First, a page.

MICHAEL VAZ, Merces
Exposition of Sacred Relics of St Francis Xavier
St Francis Xavier spent some time in Japan. Much before St Francis Xavier traveled to Japan, he studied Japanese people and their religion. As he landed in Japan he learnt their language and summarized Christian doctrine in Japanese language. Latter on, King of Bungo, at Japanese island, appreciated Christian doctrine so much so that abandoned his bonges and favored Francis as well his friends. Whichever mission Francis Xavier went to he organized the missionary work with great zeal. He was as such, respected as a saintly priest After this last visit to Goa, to Cochin and Malacca missions, on his way to China he was held up on the island of Sancian due to fever. He was there surrounded by two lone people, the Indian servant Cristovao and a Chinese Antonio de Santa Fe who sensing the life-death situation of Padre Mestre placed a crucifix into the hands of dying Francis Xavier. There was no food, no medicine. Early in the morning of December 3, 1552 Francis Xavier closed his eyes forever in grace of Christ in a very modest hut of branches and mud lumps. The zeal of evangelization and arduous ship journeys had exhausted him and consumed him at the young age of 46. He was buried in Sancian island in a wooden coffin as they used to do in China. Pope Paul VI beatified him and after a careful study of his life and his apostolate, he was canonized by Pope Gregory XV on March 22, 1622. Francis Xavier was however, accepted as a saint in his lifetime itself. He was looked upon as glorious. In those days there was a great craze for relics. Everyone wanted to possess relics which were supposed to be the link between mortals and the supernatural so that several benefits would accrue to the owner of relics. Francis Xavier while living had requested that after his death the remains were to be transferred to Goa where the relics lie to this very day.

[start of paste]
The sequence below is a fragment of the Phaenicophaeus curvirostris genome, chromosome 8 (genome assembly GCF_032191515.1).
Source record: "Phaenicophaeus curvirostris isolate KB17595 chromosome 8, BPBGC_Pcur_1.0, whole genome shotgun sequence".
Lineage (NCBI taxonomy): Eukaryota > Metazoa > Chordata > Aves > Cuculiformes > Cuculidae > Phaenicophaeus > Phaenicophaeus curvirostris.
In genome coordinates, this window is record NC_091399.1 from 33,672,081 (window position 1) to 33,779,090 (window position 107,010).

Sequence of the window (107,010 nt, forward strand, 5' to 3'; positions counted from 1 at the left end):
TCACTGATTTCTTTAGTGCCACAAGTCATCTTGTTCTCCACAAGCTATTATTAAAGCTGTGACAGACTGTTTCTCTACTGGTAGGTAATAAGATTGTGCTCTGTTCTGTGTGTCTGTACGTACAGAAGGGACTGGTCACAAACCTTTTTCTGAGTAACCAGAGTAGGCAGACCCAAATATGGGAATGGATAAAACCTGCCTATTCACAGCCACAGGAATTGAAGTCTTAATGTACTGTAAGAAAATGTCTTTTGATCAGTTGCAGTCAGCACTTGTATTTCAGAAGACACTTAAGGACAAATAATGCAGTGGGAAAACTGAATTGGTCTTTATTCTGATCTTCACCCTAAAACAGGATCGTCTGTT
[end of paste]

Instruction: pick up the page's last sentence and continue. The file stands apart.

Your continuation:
ADELMO FERENANDES, VASCO
St Francis Grant Us a Miracle